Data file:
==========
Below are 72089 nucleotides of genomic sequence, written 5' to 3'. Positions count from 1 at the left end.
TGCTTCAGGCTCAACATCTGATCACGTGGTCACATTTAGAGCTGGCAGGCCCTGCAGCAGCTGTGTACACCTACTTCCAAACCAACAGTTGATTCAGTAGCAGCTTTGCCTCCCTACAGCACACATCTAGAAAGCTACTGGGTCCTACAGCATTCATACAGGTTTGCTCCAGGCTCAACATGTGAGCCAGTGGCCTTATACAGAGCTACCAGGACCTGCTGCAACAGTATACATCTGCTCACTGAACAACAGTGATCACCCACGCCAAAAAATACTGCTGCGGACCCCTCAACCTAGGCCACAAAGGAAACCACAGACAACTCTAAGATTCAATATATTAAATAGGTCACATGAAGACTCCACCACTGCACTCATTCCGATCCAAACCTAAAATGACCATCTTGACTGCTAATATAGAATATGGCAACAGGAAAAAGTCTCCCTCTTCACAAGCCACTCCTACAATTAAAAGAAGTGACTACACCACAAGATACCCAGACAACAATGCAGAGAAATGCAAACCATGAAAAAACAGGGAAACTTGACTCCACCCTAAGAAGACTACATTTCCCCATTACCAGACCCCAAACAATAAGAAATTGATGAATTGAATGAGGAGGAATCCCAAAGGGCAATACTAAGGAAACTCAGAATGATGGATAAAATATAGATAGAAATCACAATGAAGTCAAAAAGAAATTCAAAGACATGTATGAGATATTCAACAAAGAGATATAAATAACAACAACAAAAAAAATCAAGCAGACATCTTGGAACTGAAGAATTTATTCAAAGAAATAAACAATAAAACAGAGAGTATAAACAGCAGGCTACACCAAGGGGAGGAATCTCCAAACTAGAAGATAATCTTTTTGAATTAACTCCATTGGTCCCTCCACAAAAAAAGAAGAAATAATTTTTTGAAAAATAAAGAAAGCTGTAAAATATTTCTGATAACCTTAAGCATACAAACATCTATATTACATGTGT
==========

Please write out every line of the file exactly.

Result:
Below are 72089 nucleotides of genomic sequence, written 5' to 3'. Positions count from 1 at the left end.
TGCTTCAGGCTCAACATCTGATCACGTGGTCACATTTAGAGCTGGCAGGCCCTGCAGCAGCTGTGTACACCTACTTCCAAACCAACAGTTGATTCAGTAGCAGCTTTGCCTCCCTACAGCACACATCTAGAAAGCTACTGGGTCCTACAGCATTCATACAGGTTTGCTCCAGGCTCAACATGTGAGCCAGTGGCCTTATACAGAGCTACCAGGACCTGCTGCAACAGTATACATCTGCTCACTGAACAACAGTGATCACCCACGCCAAAAAATACTGCTGCGGACCCCTCAACCTAGGCCACAAAGGAAACCACAGACAACTCTAAGATTCAATATATTAAATAGGTCACATGAAGACTCCACCACTGCACTCATTCCGATCCAAACCTAAAATGACCATCTTGACTGCTAATATAGAATATGGCAACAGGAAAAAGTCTCCCTCTTCACAAGCCACTCCTACAATTAAAAGAAGTGACTACACCACAAGATACCCAGACAACAATGCAGAGAAATGCAAACCATGAAAAAACAGGGAAACTTGACTCCACCCTAAGAAGACTACATTTCCCCATTACCAGACCCCAAACAATAAGAAATTGATGAATTGAATGAGGAGGAATCCCAAAGGGCAATACTAAGGAAACTCAGAATGATGGATAAAATATAGATAGAAATCACAATGAAGTCAAAAAGAAATTCAAAGACATGTATGAGATATTCAACAAAGAGATATAAATAACAACAACAAAAAAAATCAAGCAGACATCTTGGAACTGAAGAATTTATTCAAAGAAATAAACAATAAAACAGAGAGTATAAACAGCAGGCTACACCAAGGGGAGGAATCTCCAAACTAGAAGATAATCTTTTTGAATTAACTCCATTGGTCCCTCCACAAAAAAAGAAGAAATAATTTTTTGAAAAATAAAGAAAGCTGTAAAATATTTCTGATAACCTTAAGCATACAAACATCTATATTACATGTGT